Is budgeting a necessary part of financial planning?

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Sound familiar? You have a retired client. You have done an excellent job of financial planning over the years. They have an idea of ​​how long their money will last until retirement. Long enough ! A rising stock market acted like the wind at their backs. Unfortunately, this propelled them into higher expenses. When expenses exceeded available cash, they sold shares and paid their bills. Then 2022 arrived. Your customer needs help. What can you do?

Why does your customer need help? Inflation has pushed up their household expenses. The stock market did not cooperate, with the S&P500 down about 20% in the first half of 2022. They’re still overspending.

Everyone agrees that diets make sense, but no one wants to be subjected to the required discipline. Same with budgeting. What can you do to help your customer live within their means without coming across as the one taking the punch bowl, just when the party is starting?


1. The positive side of rising interest rates. If your client has a cash reserve (matured bonds, sold stocks), it makes sense to take advantage of rising interest rates. What can they get in safe fixed income instruments between six months and three years?

Strategy: Present the case for constructing a bond ladder. If rates rise, they fetch the highest yield when the shorter bond matures. If the rates don’t go up or down, they locked in higher rates for a few years while they were available.


2. Where does their money go? If their checking account is with your company, you should have a pretty good idea. Ideally, you also want to review payment card purchases. For the client, this may be similar to being told to write down everything they eat for a two-week period and then showing it to a dietitian.

Strategy: Your client probably worked in the industry. Comparing projected expenses to actual expenses is a standard strategy. You are not looking for blame, just identify areas of variation so they can be addressed.


3. Can the gap between income and expenditure be bridged? Your client may own a rental property, which helps their cash flow. The charges are increasing, but so are the rents. Rents increased nationwide by approximately 11.3% Last year. It has been estimated that Social Security payments could increase 10.3% in 2023.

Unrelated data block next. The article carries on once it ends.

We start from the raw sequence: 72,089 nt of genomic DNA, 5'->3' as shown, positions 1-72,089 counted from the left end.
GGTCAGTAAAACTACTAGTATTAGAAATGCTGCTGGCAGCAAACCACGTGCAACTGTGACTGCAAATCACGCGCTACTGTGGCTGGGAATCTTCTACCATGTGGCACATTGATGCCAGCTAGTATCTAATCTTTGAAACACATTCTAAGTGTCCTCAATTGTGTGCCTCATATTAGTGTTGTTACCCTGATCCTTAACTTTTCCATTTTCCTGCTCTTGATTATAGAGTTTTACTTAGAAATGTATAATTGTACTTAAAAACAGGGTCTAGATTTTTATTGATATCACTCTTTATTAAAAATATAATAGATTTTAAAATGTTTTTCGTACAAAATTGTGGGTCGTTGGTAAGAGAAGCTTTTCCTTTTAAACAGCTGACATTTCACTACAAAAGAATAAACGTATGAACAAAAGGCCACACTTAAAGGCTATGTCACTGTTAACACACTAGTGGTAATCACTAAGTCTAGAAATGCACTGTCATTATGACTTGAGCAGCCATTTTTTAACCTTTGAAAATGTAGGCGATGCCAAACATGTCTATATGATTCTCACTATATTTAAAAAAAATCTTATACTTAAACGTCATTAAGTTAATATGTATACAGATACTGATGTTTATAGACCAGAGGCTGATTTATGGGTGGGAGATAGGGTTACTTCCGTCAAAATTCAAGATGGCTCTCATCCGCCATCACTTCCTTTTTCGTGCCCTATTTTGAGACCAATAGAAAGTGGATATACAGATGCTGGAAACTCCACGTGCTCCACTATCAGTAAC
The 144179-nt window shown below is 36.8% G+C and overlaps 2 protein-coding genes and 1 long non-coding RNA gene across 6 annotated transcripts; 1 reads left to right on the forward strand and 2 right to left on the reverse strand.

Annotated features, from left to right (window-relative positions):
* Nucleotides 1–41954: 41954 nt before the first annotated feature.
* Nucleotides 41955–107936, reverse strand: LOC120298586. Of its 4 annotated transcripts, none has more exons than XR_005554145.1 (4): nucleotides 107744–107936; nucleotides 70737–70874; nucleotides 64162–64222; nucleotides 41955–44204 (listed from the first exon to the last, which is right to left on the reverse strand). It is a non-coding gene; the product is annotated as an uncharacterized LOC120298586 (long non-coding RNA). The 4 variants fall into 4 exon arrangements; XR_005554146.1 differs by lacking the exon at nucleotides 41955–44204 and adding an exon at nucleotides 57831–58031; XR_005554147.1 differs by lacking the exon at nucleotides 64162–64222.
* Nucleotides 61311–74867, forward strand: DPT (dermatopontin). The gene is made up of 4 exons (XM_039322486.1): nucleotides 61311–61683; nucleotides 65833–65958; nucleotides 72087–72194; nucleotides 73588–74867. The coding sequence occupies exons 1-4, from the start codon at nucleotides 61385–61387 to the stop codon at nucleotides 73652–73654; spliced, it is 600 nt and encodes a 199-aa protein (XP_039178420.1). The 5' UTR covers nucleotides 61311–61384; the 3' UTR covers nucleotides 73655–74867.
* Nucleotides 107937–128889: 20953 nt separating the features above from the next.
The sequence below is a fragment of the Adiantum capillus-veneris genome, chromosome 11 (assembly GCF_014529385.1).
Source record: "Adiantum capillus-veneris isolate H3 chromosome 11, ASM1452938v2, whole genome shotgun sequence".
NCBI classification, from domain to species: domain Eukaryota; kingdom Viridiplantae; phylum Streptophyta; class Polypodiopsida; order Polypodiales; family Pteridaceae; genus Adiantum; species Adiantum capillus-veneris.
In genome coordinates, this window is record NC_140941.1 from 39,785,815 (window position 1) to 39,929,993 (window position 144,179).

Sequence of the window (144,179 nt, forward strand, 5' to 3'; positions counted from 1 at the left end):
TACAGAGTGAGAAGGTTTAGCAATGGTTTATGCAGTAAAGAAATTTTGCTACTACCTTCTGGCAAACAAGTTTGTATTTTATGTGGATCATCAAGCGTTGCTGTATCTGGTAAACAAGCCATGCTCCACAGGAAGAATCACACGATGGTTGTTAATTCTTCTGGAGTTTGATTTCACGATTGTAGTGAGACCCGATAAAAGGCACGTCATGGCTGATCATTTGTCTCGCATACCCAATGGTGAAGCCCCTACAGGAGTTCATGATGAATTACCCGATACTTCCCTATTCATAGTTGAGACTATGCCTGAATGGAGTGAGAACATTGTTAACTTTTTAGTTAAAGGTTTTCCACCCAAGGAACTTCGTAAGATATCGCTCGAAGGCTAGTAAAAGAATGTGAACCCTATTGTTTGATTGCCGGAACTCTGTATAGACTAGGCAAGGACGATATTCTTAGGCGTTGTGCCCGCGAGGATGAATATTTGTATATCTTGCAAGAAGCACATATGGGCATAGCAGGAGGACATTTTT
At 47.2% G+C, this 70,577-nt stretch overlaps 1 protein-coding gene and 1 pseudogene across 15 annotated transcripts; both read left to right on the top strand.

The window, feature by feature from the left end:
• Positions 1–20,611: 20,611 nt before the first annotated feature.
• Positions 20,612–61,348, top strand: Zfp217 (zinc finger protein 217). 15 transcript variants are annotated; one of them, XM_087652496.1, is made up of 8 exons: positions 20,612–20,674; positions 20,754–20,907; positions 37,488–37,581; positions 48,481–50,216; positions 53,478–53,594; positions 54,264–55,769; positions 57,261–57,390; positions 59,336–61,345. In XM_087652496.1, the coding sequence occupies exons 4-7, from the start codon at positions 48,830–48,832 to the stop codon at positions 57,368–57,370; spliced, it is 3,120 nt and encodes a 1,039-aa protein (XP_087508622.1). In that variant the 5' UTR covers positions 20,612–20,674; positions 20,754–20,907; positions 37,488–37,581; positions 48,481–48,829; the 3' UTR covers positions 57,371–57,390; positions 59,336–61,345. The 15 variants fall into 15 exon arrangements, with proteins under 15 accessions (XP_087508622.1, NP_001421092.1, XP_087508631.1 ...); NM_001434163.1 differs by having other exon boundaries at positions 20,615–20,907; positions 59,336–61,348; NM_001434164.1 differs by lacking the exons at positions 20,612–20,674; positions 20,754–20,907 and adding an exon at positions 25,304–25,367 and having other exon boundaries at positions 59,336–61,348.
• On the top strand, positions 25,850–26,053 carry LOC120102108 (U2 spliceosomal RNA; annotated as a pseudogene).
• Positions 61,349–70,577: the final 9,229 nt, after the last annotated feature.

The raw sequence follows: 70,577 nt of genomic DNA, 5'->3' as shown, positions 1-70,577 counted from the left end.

Strategy: When leases need to be renewed, it makes sense for rents to increase. This should help your client’s cash flow.


4. Can longer-term expenses be reduced? Your client could face significant cash outflows in the near future. It could be a luxury vacation, replacing their car with the latest model, or adding an addition to their home. Can these expenses be deferred? Certain expenses such as the repair of the roof should not be postponed. Know the difference.

Strategy: Push large items where possible.


5. Can debt service be reduced? Your client has increased his credit card bills and home equity line of credit. Rising interest rates immediately translate into higher monthly expenses.

Strategy: Banks are competing to offer your customers new credit cards. The cards they have offer attractive balance transfer rates. Can they reorganize their credit card debt to reduce their interest charges?


6. Switch from variable rate debt to fixed rate debt. Let’s review your client’s home equity line of credit. They could owe tens of thousands! If interest rates go up, it makes sense to talk to their bank about converting to a fixed rate loan.

Strategy: Your client should talk to their bank, the one that issued the variable rate debt. They may have a process of transitioning from a variable rate loan to a fixed rate loan. The line of credit will probably no longer exist, but they will know their future monthly payments and will have a debt reduction plan in place to pay off that loan.


7. Reduce overhead. Your client has several bills that he pays every month, literally to keep the lights on. This includes their electric bill, wireless charges, cable bill, and household insurance bills. They may not have watched them in years, but they are quietly going up.

Strategy: Compare the prices. Can they get better rates from competitors? Once they have a better rate, calling your current provider and telling them might get you a match.

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